Polysemy in Winnie-the-Pooh and Other Stories
The the previous posts, we have discussed the relation of homonymy. Polysemy is another relation that involves identity in sound but not in meaning. But this time, we don’t deal with different words, but rather with the same word that has different, but related, meanings. An example would be multiple meanings of the noun key: a device used to open or close a lock; a clue, a list of answers or explanations; musical key. The relation of polysemy serves as the basis for numerous jokes. Although I don’t know whether such a statistics exists, from my observations I would say that there are even more jokes involving polysemy than homonymy. Maybe that’s because there are more instances of polysemy in a language? After all, if you look in a dictionary, you’ll see that most words are given more than one meaning. But in general, humor seems to like this idea of same sound – different meanings; it cares much less whether polysemy of homonymy is involved.
1. One of my favorite examples of homonymy in humor is from Oscar Wilde’s The Importance of Being Earnest:
Lady Bracknell: …Are your parents living?
Jack: I have lost both my parents.
Lady Bracknell: To lose one parent, Mr. Worthing, may be regarded as a misfortune; to lose both looks like carelessness.
The definition of the verb lose in American Heritage Dictionary of the English Language contains, among the rest, the
following two sub-meanings:
1. To be unsuccessful in retaining possession of; mislay: He’s always losing his car keys.
2. To be left alone or desolate because of the death of: lost his wife.
Obviously, Jack Worthing uses the verb lost in the second sense when he talks about his parents. However, lady Bracknell chooses to interpret it under the first sense, which creates the humorous effect.
Let us now turn to Winnie-the-Pooh! Authors of children’s books, in general, use language very creatively, and here we see some examples.
2. Once upon a time, a very long time ago now, about last Friday, Winnie-the-Pooh lived in a forest all by himself under the name of Sanders.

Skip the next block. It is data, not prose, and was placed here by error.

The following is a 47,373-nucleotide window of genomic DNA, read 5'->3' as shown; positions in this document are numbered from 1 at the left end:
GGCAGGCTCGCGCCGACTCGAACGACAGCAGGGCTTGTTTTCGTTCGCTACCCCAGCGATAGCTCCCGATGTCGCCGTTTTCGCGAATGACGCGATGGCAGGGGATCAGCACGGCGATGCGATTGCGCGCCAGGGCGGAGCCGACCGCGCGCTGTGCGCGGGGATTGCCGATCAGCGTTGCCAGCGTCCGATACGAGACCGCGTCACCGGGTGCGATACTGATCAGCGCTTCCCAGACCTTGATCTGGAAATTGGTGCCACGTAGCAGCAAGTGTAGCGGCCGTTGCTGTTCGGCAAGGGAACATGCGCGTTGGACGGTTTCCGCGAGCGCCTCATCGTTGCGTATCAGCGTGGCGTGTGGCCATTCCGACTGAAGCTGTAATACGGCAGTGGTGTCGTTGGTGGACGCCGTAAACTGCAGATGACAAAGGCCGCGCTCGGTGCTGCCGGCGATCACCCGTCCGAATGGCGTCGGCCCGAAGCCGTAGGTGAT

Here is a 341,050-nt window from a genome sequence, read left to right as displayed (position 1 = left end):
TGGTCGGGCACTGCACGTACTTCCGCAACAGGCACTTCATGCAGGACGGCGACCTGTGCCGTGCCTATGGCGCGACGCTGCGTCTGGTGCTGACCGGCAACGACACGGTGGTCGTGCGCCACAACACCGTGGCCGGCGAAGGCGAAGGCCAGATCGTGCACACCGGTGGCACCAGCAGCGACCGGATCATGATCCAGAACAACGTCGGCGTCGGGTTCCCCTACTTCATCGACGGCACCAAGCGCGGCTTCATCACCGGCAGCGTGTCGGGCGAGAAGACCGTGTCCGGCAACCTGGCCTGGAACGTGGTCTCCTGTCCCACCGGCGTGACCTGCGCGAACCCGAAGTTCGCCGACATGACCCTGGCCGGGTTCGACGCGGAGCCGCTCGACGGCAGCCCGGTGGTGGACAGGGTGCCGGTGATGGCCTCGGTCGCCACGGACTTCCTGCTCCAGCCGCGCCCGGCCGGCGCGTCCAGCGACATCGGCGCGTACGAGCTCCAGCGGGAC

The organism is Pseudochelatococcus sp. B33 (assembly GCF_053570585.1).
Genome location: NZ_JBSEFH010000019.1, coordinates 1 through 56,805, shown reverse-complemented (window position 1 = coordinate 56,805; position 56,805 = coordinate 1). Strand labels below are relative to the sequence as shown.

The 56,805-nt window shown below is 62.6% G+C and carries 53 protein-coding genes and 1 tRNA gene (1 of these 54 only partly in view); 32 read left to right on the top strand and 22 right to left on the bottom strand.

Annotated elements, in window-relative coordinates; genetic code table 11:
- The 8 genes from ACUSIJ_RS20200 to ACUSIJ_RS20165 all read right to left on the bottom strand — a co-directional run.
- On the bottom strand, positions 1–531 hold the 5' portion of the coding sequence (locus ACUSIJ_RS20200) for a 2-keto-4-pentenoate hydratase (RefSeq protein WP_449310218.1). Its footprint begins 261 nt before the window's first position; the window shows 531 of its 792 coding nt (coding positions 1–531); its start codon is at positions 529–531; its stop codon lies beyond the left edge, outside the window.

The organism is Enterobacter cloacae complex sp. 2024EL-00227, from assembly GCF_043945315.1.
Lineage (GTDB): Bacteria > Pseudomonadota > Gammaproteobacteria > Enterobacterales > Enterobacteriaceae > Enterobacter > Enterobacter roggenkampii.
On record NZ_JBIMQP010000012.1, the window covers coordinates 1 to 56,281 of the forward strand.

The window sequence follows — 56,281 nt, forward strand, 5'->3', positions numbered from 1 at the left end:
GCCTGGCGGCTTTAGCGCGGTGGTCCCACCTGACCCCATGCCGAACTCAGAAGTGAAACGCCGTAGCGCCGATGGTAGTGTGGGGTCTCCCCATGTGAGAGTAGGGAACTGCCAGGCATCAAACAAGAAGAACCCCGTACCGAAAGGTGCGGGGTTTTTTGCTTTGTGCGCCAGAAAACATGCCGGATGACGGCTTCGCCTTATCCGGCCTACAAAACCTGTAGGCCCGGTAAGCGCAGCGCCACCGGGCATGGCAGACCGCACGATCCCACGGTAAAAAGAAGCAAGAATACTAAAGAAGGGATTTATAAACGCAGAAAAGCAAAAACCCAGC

(“What does ‘under the name’ mean?” asked Christopher Robin. “It means he had the name over the door in gold letters, and lived under it.”)
Prepositions tend to be many-way polysemous, and here, Milne is playing with the polysemy of under. Here is one more example from the same book:
3. Context: Winnie-the-Pooh realizes that the “bell-rope” used by Owl is the tail that Eeyore had lost.
“Owl,” said Pooh solemnly, “you made a mistake. Somebody did want it.”
“Eeyore. My dear friend Eeyore. He was – he was fond of it.”
“Fond of it?”
“Attached to it,” said Winnie-the-Pooh sadly.
Macmillan Dictionary includes the following two meanings for the adjective attached: “joined or fixed to something” and “liking someone very much”. In this case, both interpretations are appropriate for describing the relation between Eeyore and his tail.
4. Let us now turn to movies. In the famous series The Nanny, Niles the butler loves laughing at Ms. Babcock., Maxwell’s business partner. Here is one example. Ms. Babcock phones, and the following conversation takes place:
NILES: It’s Ms. Babcock for you.
MAXWELL: I’ll take her in the library. (AND HE EXITS)
NILES: (SOTTO) Miss Babcock loves to be taken in the library.
I suppose there is no need to discuss the polysemy of the verb take in detail!
5. And here is an example from Shrek:
SHREK: For your information, there’s a lot more to ogres than people think.
SHREK: Example? Okay, um, ogres are like onions. (he holds out his onion)
DONKEY (sniffs the onion): They stink?
SHREK: Yes – - No!
DONKEY: They make you cry?
DONKEY: You leave them in the sun, they get all brown, start sproutin’ little white hairs.
SHREK: No! Layers! Onions have layers. Ogres have layers! Onions have layers. You get it? We both
have layers. (he heaves a sigh and then walks off)
Layers (of onions) and layers (of ogres, in the sense of psychological complexity) – these are, again, two related meanings of the same word.
In the upcoming posts, we will see how polysemy is employed in riddles, and also consider some more jokes about Stierlitz, this time the ones that use polysemy, rather than homonymy.